A recent article published on USA Today.com said that nearly one in ten children and teens in the US who play video games show behavioural signs that may indicate addiction and this has led to poor test results by skipping homework for video games. This article also reminded me about a debate I had some time ago with some staff at Opoku Ware School, Kumasi, Ghana, when I was a teacher during my national service. The debate was about the relevance of technology in all context of education and I encountered questions like “What if technology dies out? Don’t you hear about internet frauds (popularly known as Sakawa)? And also what if another thing comes to replace technology?
It amazes me how in all the debate these days about the decline of education we ignore the most fundamental of its causes. Students have changed radically. Today’s students are no longer suitable for the old educational system which is still being used to teach and assess. Today’s students have not just changed incrementally from those of the past, all their ways of live have also changed and not exclusive to their slang, clothes, body adornments, or styles, as has happened between generations previously.
Video/computer games, cell phones, internet (instant messaging and email) are integral parts of their lives. This ubiquitous environment and the sheer volume of their interaction with it, today’s students think and process information fundamentally differently from their predecessors. Marc Prensky refers them as the Digital Natives.
For those of who were not born into the digital world but have, at some later point in their lives, become fascinated by and adopted many or most aspects of the new technology are, and always will be compared to them, Digital Immigrants.
The importance of the distinction is this: As Digital Immigrants learn – like all immigrants, some better than others – to adapt to their environment, they always retain, to some degree, their "accent," that is, their foot in the past. There are hundreds of examples of the digital immigrant accent. They include printing out your email (or having your secretary print it out for you – an even “thicker” accent); needing to print out a document written on the computer in order to edit it (rather than just editing on the screen); and bringing people physically into your office/desk to see an interesting web site (rather than just sending them the URL). I’m sure you can think of one or two examples of your own without much effort.
Should the Digital Native students learn the old ways, or should their Digital Immigrant educators learn the new? Unfortunately, no matter how much the Immigrants may wish it, it is highly unlikely the Digital Natives will go backwards.
Computer and video games are so engaging – and education is often so not engaging. Not because that is the “natural state of things,” or “the nature of the beast.” Although many hold the opinion that “learning hurts” and “games are fun,” any of us easily can think of enough counter-examples to prove this isn’t a universal truth.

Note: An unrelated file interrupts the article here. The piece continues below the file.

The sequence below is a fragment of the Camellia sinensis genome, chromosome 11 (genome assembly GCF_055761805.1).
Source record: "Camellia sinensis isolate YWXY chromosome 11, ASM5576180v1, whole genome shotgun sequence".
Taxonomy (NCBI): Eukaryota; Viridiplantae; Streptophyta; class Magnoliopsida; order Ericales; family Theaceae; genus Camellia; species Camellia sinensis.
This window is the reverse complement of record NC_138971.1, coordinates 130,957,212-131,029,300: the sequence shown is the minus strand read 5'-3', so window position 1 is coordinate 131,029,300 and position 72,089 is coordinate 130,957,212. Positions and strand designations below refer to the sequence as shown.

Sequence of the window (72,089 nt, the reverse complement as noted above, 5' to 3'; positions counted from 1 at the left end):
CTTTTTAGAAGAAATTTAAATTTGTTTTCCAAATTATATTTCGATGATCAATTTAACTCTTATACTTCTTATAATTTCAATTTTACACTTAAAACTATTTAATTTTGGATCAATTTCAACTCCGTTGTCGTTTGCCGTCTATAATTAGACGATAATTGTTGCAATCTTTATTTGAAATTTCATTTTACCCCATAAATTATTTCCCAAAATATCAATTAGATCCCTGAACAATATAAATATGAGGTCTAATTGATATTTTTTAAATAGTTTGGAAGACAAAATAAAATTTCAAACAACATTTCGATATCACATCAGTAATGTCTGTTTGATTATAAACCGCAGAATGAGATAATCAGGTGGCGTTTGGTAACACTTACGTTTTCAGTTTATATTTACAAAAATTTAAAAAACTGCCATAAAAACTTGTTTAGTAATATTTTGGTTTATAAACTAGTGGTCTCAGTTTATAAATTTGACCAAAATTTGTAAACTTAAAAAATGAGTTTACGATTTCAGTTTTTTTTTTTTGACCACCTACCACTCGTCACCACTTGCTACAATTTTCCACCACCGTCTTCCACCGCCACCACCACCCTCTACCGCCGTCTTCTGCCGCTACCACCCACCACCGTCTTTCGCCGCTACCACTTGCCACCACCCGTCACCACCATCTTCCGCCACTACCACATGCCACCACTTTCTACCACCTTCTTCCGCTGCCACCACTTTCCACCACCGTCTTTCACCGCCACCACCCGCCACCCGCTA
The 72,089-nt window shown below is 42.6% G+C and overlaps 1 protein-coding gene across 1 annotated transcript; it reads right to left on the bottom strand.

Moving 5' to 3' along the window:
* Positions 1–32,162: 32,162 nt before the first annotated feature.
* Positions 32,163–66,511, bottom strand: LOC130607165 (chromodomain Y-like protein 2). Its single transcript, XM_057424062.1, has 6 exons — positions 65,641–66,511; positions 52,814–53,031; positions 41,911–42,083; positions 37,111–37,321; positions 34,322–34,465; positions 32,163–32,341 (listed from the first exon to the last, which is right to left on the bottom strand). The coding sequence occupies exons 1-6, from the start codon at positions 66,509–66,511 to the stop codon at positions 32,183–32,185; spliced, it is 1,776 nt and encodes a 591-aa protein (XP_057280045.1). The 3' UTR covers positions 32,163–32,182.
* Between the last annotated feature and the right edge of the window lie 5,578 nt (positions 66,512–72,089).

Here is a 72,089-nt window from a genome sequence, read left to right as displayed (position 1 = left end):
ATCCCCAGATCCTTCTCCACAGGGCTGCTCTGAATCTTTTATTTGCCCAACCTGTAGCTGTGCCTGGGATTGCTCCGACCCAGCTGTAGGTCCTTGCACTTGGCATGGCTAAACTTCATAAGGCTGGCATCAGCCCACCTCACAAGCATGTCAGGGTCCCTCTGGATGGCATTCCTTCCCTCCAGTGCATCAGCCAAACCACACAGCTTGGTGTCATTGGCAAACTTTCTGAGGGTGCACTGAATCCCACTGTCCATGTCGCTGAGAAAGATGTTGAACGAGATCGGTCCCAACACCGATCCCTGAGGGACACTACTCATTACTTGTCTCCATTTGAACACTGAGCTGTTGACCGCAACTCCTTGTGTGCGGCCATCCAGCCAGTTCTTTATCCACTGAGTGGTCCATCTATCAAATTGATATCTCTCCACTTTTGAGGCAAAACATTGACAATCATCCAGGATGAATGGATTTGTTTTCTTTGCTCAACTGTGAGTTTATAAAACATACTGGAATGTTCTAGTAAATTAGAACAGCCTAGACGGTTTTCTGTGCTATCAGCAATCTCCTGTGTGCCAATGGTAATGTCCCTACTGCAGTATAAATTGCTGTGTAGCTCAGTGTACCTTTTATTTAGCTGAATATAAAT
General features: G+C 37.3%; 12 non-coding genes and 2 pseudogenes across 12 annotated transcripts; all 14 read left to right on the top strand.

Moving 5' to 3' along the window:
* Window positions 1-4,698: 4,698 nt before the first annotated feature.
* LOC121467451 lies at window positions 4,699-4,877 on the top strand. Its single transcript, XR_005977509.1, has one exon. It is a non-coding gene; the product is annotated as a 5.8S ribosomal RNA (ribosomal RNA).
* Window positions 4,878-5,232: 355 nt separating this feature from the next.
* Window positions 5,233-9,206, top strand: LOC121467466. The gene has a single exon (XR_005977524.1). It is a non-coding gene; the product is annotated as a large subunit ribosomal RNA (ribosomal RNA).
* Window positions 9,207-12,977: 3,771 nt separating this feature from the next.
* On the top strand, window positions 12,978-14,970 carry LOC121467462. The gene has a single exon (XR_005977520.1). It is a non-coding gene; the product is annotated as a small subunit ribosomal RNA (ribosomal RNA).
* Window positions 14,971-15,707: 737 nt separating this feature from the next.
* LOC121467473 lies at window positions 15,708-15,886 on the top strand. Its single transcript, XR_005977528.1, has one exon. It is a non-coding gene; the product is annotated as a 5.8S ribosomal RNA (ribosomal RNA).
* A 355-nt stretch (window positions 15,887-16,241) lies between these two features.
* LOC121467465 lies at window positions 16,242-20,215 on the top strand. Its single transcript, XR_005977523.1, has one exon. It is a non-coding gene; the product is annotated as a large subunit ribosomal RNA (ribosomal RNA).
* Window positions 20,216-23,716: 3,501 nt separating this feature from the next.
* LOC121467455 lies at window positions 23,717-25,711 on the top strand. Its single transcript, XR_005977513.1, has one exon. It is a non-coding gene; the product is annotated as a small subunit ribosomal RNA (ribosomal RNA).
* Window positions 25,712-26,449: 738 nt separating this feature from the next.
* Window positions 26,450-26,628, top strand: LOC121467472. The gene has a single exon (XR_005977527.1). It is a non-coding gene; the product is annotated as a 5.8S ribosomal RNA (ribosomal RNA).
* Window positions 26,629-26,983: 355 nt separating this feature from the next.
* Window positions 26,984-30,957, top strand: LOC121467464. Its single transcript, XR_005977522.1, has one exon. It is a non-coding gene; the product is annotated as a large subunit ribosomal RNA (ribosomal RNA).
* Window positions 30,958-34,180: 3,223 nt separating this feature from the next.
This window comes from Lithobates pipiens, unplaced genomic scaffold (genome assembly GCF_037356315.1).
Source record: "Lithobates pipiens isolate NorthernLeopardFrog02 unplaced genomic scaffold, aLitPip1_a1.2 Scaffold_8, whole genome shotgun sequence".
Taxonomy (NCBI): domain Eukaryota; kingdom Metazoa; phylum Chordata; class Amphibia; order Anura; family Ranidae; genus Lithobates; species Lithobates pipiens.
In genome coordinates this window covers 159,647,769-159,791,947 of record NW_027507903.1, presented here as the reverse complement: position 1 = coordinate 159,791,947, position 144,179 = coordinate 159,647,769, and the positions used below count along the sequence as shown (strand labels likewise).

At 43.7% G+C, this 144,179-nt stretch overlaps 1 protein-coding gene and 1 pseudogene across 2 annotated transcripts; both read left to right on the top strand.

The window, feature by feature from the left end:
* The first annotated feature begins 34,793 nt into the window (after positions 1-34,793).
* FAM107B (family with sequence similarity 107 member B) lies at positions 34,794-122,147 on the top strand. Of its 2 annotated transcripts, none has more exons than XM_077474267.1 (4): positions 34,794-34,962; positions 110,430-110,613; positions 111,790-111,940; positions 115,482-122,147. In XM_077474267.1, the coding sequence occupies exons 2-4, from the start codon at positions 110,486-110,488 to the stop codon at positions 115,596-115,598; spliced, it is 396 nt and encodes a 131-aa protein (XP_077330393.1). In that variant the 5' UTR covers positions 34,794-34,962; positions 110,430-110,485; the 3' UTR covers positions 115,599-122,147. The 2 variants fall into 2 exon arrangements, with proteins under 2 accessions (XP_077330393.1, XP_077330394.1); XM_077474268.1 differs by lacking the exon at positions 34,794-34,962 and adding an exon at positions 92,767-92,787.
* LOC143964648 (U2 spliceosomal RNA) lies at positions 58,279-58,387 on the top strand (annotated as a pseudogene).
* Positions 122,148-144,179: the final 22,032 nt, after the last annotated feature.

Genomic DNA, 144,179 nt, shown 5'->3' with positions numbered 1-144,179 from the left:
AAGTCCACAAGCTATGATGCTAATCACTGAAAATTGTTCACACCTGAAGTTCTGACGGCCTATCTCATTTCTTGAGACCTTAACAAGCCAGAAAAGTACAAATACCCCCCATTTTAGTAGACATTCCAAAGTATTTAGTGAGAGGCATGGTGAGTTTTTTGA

The reason video games are taking most time of students is because the primary objective of the game designer is to keep the user engaged. They need to keep that player coming back so that the person feels like he has gotten value for his money. That is their measure of success.
The goal of keeping users (students) engaged is, of course, not the primary concern of educators. The primary goal of educators is to instruct, that is to get the material across with most times less engagement.
How can we make games educational without sucking the fun out of them? It is high time instructional designers, educators/teachers and game designers collaborate to produce games for students across all levels of the educational curriculum. This will transition from not learning by what students are being taught but being exposed to things in the context by which they are already interested in. We inherently care about what we are doing when playing video games, the enthusiasm is already there, and so game designers just have to channel it.
Wouldn’t it be amazing if there were video games on all subject areas in school? For example a game that says, play this game and you’ll pass any statistics or economics test or having a database of games online (like Youtube for videos) that allows anyone to search games on any topic.
Games can influence students to learn a new concept in life. For example playing SimCity 3000 introduces players to the model of urban life, complete with simulated citizens (Sims), traffic, commerce, industry, utilities, taxes, and other important aspects of city life. This allows students to learn as they assume the role of mayor by creating and managing their own city. Games above all are fun! Games can enrich audience’s lives.
When children put down the controller they should have the opportunity to bring something from their recreation into their lives by simply exposing them to new concept and game designers can lay down the grounds for extra learning. For example getting interested in and research on topic, story or the character in the game.
Children and teens assimilate information better through things that they are already interested in rather than in things that they are forced to learn at school or at work. Games produce learning with engagement and once students experience this, they’ll want to learn with engagement all the time. All educational curriculums should be designed with engagement as a very important component than content.
Simulators in the form of video games are been incorporated in pilot and military lessons and other technical fields of endeavours. Anyway, technology has come to stay for good so let’s learn to channel it in all our endeavours to facilitate and achieve our goals in the 21st Century.
© Harry Tetteh